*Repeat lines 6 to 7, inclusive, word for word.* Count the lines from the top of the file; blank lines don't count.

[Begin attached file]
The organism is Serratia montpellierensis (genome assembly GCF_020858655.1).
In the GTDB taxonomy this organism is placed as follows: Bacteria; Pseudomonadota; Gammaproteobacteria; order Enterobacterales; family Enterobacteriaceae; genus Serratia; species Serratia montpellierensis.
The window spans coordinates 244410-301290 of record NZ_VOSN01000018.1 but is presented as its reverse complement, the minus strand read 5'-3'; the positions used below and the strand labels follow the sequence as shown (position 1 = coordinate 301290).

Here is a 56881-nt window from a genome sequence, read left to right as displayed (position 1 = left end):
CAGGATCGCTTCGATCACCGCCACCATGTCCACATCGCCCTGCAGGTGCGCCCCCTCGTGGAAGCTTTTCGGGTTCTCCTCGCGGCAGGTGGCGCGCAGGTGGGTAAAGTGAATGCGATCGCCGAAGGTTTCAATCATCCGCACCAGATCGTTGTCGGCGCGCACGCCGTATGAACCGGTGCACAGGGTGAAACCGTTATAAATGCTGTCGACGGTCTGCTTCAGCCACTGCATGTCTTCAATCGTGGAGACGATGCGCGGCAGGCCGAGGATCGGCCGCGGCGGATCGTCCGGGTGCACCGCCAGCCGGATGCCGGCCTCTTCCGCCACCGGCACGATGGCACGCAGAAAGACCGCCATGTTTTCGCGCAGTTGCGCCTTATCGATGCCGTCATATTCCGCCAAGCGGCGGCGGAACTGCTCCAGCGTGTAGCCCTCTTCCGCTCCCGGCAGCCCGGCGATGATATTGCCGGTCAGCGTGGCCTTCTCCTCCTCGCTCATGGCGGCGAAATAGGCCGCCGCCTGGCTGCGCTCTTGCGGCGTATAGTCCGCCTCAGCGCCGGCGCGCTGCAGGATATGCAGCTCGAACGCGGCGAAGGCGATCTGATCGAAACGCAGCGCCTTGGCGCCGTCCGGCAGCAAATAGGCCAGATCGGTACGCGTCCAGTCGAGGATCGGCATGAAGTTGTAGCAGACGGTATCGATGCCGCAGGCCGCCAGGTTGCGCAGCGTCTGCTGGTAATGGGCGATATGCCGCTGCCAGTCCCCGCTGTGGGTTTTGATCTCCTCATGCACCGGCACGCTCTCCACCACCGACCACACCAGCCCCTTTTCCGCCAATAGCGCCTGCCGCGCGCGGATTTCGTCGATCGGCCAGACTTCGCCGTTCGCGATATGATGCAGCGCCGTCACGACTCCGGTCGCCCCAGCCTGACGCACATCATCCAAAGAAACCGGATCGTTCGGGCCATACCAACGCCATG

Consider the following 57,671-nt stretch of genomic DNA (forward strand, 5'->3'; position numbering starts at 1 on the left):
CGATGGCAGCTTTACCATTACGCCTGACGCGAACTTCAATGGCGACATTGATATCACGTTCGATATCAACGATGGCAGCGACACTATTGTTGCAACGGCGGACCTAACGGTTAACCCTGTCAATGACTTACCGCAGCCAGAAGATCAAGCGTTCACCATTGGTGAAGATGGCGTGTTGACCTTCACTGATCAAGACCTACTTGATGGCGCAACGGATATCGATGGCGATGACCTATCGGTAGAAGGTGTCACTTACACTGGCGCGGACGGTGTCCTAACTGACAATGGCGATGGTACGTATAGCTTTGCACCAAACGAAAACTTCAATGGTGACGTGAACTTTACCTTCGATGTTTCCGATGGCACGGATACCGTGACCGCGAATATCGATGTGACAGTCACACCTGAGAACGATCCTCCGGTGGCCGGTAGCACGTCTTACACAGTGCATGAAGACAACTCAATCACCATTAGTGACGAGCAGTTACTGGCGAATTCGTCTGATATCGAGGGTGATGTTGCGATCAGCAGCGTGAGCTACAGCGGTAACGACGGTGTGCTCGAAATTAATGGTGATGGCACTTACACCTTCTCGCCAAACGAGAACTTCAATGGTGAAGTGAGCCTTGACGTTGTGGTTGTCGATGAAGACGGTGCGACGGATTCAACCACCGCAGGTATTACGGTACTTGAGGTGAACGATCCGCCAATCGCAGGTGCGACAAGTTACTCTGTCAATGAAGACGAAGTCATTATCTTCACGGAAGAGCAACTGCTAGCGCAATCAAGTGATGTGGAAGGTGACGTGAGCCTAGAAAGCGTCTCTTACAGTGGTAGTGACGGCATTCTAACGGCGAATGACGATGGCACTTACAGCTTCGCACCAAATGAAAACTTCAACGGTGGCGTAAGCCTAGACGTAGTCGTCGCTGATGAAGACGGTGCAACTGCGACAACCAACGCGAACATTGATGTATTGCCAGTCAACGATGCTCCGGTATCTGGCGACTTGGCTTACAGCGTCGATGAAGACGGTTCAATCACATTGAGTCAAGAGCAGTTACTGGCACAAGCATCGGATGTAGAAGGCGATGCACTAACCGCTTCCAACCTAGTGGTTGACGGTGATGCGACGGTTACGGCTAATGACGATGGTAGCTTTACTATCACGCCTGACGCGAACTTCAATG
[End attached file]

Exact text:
Consider the following 57,671-nt stretch of genomic DNA (forward strand, 5'->3'; position numbering starts at 1 on the left):
CGATGGCAGCTTTACCATTACGCCTGACGCGAACTTCAATGGCGACATTGATATCACGTTCGATATCAACGATGGCAGCGACACTATTGTTGCAACGGCGGACCTAACGGTTAACCCTGTCAATGACTTACCGCAGCCAGAAGATCAAGCGTTCACCATTGGTGAAGATGGCGTGTTGACCTTCACTGATCAAGACCTACTTGATGGCGCAACGGATATCGATGGCGATGACCTATCGGTAGAAGGTGTCACTTACACTGGCGCGGACGGTGTCCTAACTGACAATGGCGATGGTACGTATAGCTTTGCACCAAACGAAAACTTCAATGGTGACGTGAACTTTACCTTCGATGTTTCCGATGGCACGGATACCGTGACCGCGAATATCGATGTGACAGTCACACCTGAGAACGATCCTCCGGTGGCCGGTAGCACGTCTTACACAGTGCATGAAGACAACTCAATCACCATTAGTGACGAGCAGTTACTGGCGAATTCGTCTGATATCGAGGGTGATGTTGCGATCAGCAGCGTGAGCTACAGCGGTAACGACGGTGTGCTCGAAATTAATGGTGATGGCACTTACACCTTCTCGCCAAACGAGAACTTCAATGGTGAAGTGAGCCTTGACGTTGTGGTTGTCGATGAAGACGGTGCGACGGATTCAACCACCGCAGGTATTACGGTACTTGAGGTGAACGATCCGCCAATCGCAGGTGCGACAAGTTACTCTGTCAATGAAGACGAAGTCATTATCTTCACGGAAGAGCAACTGCTAGCGCAATCAAGTGATGTGGAAGGTGACGTGAGCCTAGAAAGCGTCTCTTACAGTGGTAGTGACGGCATTCTAACGGCGAATGACGATGGCACTTACAGCTTCGCACCAAATGAAAACTTCAACGGTGGCGTAAGCCTAGACGTAGTCGTCGCTGATGAAGACGGTGCAACTGCGACAACCAACGCGAACATTGATGTATTGCCAGTCAACGATGCTCCGGTATCTGGCGACTTGGCTTACAGCGTCGATGAAGACGGTTCAATCACATTGAGTCAAGAGCAGTTACTGGCACAAGCATCGGATGTAGAAGGCGATGCACTAACCGCTTCCAACCTAGTGGTTGACGGTGATGCGACGGTTACGGCTAATGACGATGGTAGCTTTACTATCACGCCTGACGCGAACTTCAATG